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Yet another variation on the invisible-man notion doesn't sound like a promising prospect, but if any author can wring some fresh fun out of it, Westlake's the one. He doesn't fail. Freddie Noon is a sharp, likable burglar whose mistake is to break into the offices of two doctors doing so-called research for the Tobacco Institute. Catching him, they make him a human guinea pig for one of their formulas, and?meet disappearing Freddie. Naturally, his life as a burglar gets much easier, but his girlfriend, Peg, isn't too comfortable with an invisible lover. In no time, Freddie is on the run: the Institute wants him for its nefarious purposes, the doctors want to study him further and a corrupt cop has his own reasons for pursuit. How Freddie and Peg run rings around the opposition, in New York and at an upstate hideaway, is the stuff of glorious Westlake comedy, in which Freddie's invisibility is merely one element in a caper full of hilarious characters, crackpot conversations and narrative sleight-of-hand.
Copyright 1995 Reed Business Information, Inc. --This text refers to an out of print or unavailable edition of this title.
Writing is well known as a lonely business whose practitioners are miserable, but Donald Westlake's comic crime novels provoke unbidden images of the author chuckling to himself at the word processor. His latest is full of chuckles for readers: when amiable professional thief Freddie Urban Noon breaks into a posh Manhattan brownstone that houses a research institute, he is captured by two lunatic MDs engaged in research for the tobacco industry. They take his medical history at gunpoint. They also give him a drug that renders him invisible. Freddie uses his invisibility to escape the doctors and to make big scores in diamond and fur heists, but he soon discovers that being invisible is straining his relationship with Peg, his charming significant other. Meanwhile, a hilariously malevolent tobacco tycoon hatches a plan to subvert the Human Genome Project for the good of the tobacco industry. He needs Freddie to implement his plot to "make people safe for tobacco" and employs a chillingly unhilarious rogue cop to find the invisible man. Smoke is deft entertainment, and this reviewer hopes the author is chuckling to himself as he produces the next one. Thomas Gaughan --This text refers to an out of print or unavailable edition of this title.See all Product Description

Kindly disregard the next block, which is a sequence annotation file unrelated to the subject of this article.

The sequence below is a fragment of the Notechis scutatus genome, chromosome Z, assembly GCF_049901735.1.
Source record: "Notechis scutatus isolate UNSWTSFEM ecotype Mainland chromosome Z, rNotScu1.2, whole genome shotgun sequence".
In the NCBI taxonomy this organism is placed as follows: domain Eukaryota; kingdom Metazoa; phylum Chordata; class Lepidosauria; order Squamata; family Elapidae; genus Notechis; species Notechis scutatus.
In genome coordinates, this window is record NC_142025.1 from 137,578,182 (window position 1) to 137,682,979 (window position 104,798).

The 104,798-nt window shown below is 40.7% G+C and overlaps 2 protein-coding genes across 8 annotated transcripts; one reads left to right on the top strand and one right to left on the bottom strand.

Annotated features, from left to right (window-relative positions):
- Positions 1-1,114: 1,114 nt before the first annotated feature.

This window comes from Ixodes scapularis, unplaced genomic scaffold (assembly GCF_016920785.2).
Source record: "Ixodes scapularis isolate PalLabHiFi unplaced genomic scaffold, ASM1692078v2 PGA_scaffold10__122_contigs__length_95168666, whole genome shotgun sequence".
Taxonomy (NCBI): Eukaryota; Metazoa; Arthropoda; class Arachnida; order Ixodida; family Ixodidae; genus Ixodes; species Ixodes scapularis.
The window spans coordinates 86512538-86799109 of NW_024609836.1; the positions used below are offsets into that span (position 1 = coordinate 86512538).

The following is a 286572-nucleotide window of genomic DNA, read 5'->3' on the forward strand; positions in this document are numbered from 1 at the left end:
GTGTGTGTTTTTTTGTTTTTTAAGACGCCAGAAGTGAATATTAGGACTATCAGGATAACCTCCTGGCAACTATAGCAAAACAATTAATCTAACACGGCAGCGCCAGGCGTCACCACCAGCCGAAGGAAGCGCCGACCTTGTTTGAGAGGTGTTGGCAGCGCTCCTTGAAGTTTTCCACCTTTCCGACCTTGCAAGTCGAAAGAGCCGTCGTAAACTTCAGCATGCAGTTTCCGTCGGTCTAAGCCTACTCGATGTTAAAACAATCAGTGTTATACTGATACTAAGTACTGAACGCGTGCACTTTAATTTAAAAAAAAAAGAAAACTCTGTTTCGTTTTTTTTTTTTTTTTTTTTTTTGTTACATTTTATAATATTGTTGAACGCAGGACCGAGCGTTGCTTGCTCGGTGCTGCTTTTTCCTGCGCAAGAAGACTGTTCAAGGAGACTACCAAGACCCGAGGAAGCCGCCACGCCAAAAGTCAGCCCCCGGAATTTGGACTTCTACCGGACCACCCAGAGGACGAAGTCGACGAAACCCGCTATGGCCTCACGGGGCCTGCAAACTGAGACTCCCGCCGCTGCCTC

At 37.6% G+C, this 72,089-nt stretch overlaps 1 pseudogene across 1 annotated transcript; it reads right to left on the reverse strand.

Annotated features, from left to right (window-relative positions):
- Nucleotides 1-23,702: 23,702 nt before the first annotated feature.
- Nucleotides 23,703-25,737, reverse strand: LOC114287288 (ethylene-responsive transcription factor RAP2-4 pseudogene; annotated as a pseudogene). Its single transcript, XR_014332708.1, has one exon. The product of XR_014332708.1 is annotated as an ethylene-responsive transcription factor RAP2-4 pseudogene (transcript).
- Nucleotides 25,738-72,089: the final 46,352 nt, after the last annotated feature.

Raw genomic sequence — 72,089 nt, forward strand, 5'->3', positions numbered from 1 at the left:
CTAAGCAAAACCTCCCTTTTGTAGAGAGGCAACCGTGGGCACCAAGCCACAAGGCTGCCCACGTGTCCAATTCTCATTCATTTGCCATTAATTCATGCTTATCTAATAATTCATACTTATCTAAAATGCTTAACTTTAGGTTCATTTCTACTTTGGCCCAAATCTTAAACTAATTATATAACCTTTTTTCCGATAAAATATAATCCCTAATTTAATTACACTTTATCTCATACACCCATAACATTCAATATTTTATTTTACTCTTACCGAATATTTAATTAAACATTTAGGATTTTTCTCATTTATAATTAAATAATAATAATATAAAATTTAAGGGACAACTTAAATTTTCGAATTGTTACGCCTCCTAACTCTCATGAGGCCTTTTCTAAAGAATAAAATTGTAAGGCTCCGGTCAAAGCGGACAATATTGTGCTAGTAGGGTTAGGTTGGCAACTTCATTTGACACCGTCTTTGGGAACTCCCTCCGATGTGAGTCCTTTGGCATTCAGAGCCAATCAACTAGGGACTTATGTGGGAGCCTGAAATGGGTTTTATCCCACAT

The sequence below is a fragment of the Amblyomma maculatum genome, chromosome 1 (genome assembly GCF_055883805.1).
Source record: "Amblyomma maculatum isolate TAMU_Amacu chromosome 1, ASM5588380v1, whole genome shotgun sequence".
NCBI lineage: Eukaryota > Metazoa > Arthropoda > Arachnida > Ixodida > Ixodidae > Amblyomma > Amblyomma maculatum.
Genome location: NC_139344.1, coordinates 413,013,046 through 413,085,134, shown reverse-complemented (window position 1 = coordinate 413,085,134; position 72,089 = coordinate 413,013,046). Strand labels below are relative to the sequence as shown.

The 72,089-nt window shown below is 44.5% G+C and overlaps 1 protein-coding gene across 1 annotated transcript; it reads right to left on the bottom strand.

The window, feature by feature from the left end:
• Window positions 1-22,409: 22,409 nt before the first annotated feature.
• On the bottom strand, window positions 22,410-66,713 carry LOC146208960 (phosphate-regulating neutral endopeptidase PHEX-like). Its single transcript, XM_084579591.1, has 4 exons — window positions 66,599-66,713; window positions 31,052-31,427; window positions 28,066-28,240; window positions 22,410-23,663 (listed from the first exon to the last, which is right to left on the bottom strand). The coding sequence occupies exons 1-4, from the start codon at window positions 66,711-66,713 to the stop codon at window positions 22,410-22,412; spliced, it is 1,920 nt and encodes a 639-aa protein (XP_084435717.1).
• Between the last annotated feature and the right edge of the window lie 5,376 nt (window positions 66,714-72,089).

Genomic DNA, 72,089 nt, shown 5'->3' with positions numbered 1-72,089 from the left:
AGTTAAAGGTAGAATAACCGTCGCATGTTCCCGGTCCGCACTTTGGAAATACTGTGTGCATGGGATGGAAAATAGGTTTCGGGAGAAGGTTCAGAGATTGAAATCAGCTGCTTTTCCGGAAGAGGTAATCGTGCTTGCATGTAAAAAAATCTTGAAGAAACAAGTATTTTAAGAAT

After all the hype about Donald E. Westlake, I decided to read one of his novels to get in on the fun. Read morePublished on Sept. 26 2000 by Ronald Flackus
A funny, original, comic romp about a thief who inadvertently becomes invisible, and his adventures, eluding assorted bad guys out to exploit him. Read morePublished on June 16 2000 by johnglor94
Despite some of the only fair reviews quoted below, I feel this is an excelelnt novel. An invisible man (who's a thief), on the run from tobacco companies, various hoodlums, and... Read morePublished on June 16 2000 by johnvolc
I have loved every other book of his that I have read. Smoke, however, is a pretty apt analogy for the substance of this one. Read morePublished on May 5 2000 by V. Schmidt
"Smoke" is about a criminal who is invisible. Does that mean that he can get away with ANY crime? No way. Read morePublished on Nov. 16 1999
Did you ever see the film "Memoirs of an Invisible Man" with Chevy Chase? Unfortunately the film is from 1992 and the book (at least mine) dates from 1995. Read morePublished on Jan. 5 1999
Donald Westlake is among two authors that can make me laugh out loud. the other being lawerence block. This book however un-original some people think it is is awesome. Read morePublished on Nov. 7 1998